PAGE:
October 23, 2020

At a Critical Moment, Students Rewrite Their Statement of Culture

Revisions include a formal anti-racist position and a focus on student behavior that mitigates the spread of Covid-19.

In 2008, Beloit students created their own Statement of Culture, which has been revised by subsequent student groups since its inception. In the midst of a public health crisis and a movement for racial equity, college leadership asked students to revisit the statement last summer.

A committee of 19 student leaders, headed by Beloit Student Government Co-Presidents Saad Ahsan’21 and Pathik Rupwate’21, worked on revisions all summer with Tara Girard, director of Beloit’s Health and Wellness Center, the group’s advisor.

“Faculty and administration don’t experience student life,” Ahsan says, “so it made sense for a student group to lead this [revision].” He says that students on the committee focused on three fundamental themes as they drafted the new statement: the philosophy that “self-care is community care,” making the campus anti-racist, and preserving the “Beloit experience” as fully but as safely as possible.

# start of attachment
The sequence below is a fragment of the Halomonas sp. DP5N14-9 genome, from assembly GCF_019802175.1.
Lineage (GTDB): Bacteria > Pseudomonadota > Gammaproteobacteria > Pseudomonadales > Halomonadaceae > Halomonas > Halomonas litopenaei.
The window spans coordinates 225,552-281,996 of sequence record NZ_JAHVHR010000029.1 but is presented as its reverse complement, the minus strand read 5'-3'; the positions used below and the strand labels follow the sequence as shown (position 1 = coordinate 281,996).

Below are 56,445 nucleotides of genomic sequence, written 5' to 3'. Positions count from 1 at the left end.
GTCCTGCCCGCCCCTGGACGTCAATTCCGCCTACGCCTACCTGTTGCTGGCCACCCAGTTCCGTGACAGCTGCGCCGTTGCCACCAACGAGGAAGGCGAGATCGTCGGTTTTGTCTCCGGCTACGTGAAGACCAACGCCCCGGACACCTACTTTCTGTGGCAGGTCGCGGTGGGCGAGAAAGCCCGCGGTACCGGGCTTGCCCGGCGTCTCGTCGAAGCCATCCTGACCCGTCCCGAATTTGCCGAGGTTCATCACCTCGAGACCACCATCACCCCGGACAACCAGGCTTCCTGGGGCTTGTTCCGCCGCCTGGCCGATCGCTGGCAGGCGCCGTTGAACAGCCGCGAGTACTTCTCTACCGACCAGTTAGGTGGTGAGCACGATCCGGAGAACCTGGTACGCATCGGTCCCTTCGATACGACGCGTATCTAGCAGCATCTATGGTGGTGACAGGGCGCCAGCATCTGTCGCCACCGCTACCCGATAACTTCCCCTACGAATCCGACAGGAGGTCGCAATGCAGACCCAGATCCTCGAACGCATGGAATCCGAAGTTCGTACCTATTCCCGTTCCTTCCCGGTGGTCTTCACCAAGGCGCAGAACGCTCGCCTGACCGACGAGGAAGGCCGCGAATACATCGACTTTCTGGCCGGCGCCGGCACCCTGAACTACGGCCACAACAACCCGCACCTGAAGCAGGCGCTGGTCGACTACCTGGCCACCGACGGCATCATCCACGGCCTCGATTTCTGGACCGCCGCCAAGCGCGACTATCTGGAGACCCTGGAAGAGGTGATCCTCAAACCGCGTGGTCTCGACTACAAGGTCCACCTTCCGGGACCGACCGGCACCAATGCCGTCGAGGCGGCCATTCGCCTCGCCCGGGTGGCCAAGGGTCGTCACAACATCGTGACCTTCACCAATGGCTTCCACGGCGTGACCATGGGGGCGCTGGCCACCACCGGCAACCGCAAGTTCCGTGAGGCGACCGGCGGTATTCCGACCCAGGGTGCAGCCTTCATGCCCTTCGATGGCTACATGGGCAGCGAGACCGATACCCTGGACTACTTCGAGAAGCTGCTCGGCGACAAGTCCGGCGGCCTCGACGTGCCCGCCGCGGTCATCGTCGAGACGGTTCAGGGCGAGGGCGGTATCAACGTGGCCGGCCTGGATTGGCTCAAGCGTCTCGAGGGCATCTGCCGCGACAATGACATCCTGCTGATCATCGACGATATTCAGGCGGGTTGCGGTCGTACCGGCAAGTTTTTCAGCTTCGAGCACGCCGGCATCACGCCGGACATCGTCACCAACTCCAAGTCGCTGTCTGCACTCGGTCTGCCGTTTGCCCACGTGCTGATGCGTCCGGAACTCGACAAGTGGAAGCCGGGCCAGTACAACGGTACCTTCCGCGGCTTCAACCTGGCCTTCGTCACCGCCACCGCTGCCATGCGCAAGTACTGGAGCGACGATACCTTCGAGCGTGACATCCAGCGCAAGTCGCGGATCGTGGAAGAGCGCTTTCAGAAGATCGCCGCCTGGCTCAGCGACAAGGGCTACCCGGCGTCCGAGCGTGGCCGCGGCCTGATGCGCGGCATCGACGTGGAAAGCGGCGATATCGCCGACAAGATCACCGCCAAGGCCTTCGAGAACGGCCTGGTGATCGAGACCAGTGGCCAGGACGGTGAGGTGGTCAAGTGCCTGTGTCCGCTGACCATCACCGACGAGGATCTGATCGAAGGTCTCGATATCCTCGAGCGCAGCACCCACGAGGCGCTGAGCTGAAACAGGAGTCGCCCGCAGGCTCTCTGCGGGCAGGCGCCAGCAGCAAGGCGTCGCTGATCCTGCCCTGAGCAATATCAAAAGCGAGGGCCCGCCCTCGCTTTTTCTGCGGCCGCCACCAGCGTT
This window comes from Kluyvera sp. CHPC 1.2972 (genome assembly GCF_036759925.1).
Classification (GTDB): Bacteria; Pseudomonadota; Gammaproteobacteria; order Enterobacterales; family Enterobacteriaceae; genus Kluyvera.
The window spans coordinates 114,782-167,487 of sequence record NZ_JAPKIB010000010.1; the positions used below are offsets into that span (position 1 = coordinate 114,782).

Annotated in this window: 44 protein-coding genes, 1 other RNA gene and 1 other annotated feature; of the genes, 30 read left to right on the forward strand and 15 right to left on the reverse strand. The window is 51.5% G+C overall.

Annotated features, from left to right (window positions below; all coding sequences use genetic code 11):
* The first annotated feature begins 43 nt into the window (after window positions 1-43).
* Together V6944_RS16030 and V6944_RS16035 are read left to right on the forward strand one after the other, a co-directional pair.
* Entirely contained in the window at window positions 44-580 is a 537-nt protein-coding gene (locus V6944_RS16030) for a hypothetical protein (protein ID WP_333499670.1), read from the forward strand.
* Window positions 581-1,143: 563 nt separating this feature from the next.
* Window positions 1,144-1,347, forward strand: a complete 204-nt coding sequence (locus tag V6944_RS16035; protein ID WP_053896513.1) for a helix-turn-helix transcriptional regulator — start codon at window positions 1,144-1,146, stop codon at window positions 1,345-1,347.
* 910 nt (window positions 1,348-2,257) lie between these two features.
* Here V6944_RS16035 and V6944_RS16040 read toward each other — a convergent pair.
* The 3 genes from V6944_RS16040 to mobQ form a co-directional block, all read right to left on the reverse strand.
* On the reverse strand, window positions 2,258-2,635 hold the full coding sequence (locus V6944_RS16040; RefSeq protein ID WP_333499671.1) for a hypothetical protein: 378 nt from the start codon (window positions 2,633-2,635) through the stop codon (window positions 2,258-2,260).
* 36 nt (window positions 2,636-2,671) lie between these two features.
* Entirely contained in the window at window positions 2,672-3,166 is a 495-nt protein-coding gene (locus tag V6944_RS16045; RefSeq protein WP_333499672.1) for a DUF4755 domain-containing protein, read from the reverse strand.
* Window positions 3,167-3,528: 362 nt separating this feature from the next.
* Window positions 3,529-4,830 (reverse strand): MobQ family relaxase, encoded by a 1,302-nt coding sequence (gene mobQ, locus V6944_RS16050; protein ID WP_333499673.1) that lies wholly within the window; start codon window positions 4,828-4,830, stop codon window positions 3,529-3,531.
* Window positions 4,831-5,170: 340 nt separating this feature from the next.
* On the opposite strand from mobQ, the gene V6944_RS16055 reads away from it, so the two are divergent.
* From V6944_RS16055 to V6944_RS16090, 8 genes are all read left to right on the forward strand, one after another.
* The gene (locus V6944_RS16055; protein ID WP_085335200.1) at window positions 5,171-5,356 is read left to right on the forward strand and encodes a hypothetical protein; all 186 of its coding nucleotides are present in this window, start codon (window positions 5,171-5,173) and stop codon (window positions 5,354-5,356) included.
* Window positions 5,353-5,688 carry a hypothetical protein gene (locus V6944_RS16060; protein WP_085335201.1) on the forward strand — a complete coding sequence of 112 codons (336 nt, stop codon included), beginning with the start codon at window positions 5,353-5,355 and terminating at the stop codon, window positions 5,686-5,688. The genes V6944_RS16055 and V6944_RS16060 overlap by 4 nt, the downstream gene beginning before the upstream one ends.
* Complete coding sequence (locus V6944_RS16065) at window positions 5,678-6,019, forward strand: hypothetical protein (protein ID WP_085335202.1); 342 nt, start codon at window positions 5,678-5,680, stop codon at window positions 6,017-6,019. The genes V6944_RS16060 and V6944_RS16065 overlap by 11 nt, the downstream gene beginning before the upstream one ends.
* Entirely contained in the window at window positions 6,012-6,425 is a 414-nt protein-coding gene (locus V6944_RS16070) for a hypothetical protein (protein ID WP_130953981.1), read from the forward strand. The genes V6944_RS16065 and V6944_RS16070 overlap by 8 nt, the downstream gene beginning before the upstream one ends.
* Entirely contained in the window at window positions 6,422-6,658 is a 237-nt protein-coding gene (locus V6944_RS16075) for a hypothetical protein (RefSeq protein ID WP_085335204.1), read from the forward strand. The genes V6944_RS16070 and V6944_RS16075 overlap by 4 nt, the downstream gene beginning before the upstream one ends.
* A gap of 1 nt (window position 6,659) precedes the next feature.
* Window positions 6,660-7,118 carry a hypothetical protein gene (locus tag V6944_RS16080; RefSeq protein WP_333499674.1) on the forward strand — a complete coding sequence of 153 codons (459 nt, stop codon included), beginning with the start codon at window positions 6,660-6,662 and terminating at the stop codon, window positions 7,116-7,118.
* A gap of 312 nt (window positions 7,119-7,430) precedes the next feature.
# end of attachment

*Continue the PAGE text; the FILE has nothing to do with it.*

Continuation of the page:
The revised statement includes an addendum with detailed behavioral expectations for social life on campus and a call for future students to revisit the statement no later than the fall of 2022.

A final draft was ratified by the student body in August before classes began. The entire statement is posted on the Dean of Students pages.

We, the students of Beloit College, expect all members of our community to practice anti-racism by continuing to unlearn internalized racist ideologies, follow institutional guidance to mitigate the risk of COVID-19, and contribute to a safe and vibrant campus life.

—Preamble, Student Statement of Culture

Also In This Issue

  • The women’s Track and Field team runs behind Wood Hall in autumn.

    High GPAs and Athletic Feats Place Students on All-Academic Team

  • Wanda Peterson Hollensteiner’54 stands next to a recently restored Albrecht Dürer etching in 2009. The 16th century work of art was the first to receive attention in a conservation program made possible by the Hollensteiner family.

    In Remembrance: Wanda Peterson Hollensteiner’54, Friend of the Wright Museum

  • Public health professionals Bobby Harris’08 and Shanna Dell’10 are working in a historic Baltimore hotel turned Covid respite center for people without a stable place to recover or isolate.

    In the Trenches in the Time of Covid

  • These tents provide shelter and ample space for in-person, outdoor classes.

    Masks, Circus Tents, and a New Campus Normal


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